“North Texas” is a university.
“Dallas-Fort Worth” is the place to be.
Now that the Final Four is behind us, Dallas and Tarrant county business leaders should sit down again and talk about the best brand for our region.
Dallas/Fort Worth Airport is why we can host world and national events in the first place.
We’ve invested in building the third-busiest airport in the world, and that’s the flag we should fly.
We all win by branding those events “DFW” or “Dallas-Fort Worth.”
It took the brilliant Charles Barkley to say what we have all been thinking the last few days.
“ ‘North Texas,’ ” he said on Conan: “Isn’t that the stupidest thing you ever heard?
“When I jumped on the plane, I didn’t say I was going to ‘North Texas.’ ”
By all descriptions, the Final Four committee kept the weaker brand out of habit.
The label was a holdover from the 2011 Super Bowl, which used it for two decent reasons:
The NFL had also promoted a “South Florida” Super Bowl. And 2016 will bring a “San Francisco Bay Area” Super Bowl.
“North Texas” was the NFL’s favored name.
It is not our name.
There is no reason for the Joneses, Arlington, Dallas or Fort Worth to keep it for other events.
Yet when the official announcement came Sunday about the 2015 Academy of Country Music concerts and awards in Arlington, it was headlined: “Academy of Country Music to Take Over North Texas.”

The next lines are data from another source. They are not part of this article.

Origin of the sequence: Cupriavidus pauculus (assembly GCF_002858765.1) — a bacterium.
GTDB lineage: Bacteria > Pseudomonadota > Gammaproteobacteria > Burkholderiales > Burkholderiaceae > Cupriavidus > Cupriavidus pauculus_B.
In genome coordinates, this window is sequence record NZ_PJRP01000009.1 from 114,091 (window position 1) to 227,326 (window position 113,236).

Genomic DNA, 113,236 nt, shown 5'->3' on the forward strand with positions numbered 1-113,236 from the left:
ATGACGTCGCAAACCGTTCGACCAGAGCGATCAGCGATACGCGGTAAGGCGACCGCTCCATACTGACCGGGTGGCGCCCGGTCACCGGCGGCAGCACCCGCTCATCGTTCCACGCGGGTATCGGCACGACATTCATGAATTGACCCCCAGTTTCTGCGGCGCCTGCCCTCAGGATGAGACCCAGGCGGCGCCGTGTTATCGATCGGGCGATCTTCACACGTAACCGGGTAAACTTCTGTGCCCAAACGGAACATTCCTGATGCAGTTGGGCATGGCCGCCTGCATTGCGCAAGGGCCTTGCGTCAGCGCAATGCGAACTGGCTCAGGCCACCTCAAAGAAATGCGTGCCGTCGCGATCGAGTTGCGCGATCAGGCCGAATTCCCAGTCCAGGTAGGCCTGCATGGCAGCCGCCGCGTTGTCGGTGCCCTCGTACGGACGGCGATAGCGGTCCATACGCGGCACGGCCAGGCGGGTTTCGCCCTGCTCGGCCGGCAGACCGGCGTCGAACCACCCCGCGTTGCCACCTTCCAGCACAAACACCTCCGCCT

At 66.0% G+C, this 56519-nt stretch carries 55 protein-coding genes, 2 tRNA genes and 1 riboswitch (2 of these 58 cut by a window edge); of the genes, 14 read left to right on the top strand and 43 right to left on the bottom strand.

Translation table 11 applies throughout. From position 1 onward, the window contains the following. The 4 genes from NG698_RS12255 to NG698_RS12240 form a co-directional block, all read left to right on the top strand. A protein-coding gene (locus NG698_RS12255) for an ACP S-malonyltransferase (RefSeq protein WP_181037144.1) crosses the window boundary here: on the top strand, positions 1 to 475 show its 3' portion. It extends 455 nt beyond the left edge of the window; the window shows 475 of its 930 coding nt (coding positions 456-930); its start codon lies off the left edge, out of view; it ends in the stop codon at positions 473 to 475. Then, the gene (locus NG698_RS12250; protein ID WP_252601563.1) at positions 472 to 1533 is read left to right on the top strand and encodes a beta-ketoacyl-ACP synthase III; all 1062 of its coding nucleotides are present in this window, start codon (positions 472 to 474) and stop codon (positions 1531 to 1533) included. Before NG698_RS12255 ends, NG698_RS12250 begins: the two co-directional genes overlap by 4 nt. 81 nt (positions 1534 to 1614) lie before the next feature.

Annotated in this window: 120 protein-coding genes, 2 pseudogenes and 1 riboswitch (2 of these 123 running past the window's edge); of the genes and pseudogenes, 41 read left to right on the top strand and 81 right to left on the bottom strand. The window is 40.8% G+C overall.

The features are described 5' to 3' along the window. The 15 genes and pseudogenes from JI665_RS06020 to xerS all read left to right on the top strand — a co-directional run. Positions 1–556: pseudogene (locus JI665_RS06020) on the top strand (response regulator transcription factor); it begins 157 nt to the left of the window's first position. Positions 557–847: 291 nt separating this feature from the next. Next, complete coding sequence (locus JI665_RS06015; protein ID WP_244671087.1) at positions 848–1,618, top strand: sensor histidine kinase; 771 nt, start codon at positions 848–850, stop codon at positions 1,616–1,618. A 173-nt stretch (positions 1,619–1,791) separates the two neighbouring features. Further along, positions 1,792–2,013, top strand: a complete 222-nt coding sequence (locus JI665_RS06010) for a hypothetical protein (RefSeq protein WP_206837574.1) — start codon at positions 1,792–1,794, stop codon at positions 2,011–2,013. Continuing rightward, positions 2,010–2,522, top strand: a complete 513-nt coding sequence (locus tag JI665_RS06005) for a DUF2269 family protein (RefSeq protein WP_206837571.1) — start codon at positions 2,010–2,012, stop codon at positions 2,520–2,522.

Arlington tourism spokeswoman Decima Cooper said Dallas is a partner in the event, providing the hotels and infrastructure to house the thousands who will come.
“There’s an agreement to call it ‘North Texas,’ ” she said, adding that after the Super Bowl, “the name just kind of stuck.”
Not to anyone else.
The name “Dallas-Fort Worth” dates to at least 1910 for highways, and it has been used to promote economic development since the 1940s.
One sticking point here: When regional business leaders met in 1971 to promote the new Dallas/Fort Worth Airport, they created the unified North Texas Commission.
Back then, Dallas Chamber of Commerce President Gar Laux told The Dallas Morning News that the group wanted to promote the “North Texas marketing area” against greater Houston.
But right away, the name failed.
In a 1971 survey, 62 percent of corporate executives nationwide either thought it meant Amarillo or had no idea.
So the commission hired an ad agency that coined the name “Southwest Metroplex,” which also didn’t stick.
It’s time to go back to the name printed on an average of 165,000 airline tickets every day worldwide.